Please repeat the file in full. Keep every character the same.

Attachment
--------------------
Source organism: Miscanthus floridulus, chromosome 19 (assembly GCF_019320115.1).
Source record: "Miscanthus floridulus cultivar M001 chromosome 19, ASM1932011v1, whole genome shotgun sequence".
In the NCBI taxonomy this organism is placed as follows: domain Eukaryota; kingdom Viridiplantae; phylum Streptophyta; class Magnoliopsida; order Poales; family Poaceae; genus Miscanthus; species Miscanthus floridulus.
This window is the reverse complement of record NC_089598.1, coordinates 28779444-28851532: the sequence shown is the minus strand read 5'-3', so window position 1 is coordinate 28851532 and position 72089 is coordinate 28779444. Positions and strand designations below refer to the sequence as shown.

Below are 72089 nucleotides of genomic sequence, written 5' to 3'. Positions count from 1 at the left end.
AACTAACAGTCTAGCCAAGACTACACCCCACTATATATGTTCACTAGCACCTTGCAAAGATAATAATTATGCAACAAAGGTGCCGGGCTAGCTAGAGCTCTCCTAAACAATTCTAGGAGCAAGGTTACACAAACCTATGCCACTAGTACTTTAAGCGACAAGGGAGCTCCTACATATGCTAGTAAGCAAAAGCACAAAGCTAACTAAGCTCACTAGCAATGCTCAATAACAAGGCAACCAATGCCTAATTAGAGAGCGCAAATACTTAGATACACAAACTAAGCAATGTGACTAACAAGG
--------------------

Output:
Source organism: Miscanthus floridulus, chromosome 19 (assembly GCF_019320115.1).
Source record: "Miscanthus floridulus cultivar M001 chromosome 19, ASM1932011v1, whole genome shotgun sequence".
In the NCBI taxonomy this organism is placed as follows: domain Eukaryota; kingdom Viridiplantae; phylum Streptophyta; class Magnoliopsida; order Poales; family Poaceae; genus Miscanthus; species Miscanthus floridulus.
This window is the reverse complement of record NC_089598.1, coordinates 28779444-28851532: the sequence shown is the minus strand read 5'-3', so window position 1 is coordinate 28851532 and position 72089 is coordinate 28779444. Positions and strand designations below refer to the sequence as shown.

Below are 72089 nucleotides of genomic sequence, written 5' to 3'. Positions count from 1 at the left end.
AACTAACAGTCTAGCCAAGACTACACCCCACTATATATGTTCACTAGCACCTTGCAAAGATAATAATTATGCAACAAAGGTGCCGGGCTAGCTAGAGCTCTCCTAAACAATTCTAGGAGCAAGGTTACACAAACCTATGCCACTAGTACTTTAAGCGACAAGGGAGCTCCTACATATGCTAGTAAGCAAAAGCACAAAGCTAACTAAGCTCACTAGCAATGCTCAATAACAAGGCAACCAATGCCTAATTAGAGAGCGCAAATACTTAGATACACAAACTAAGCAATGTGACTAACAAGG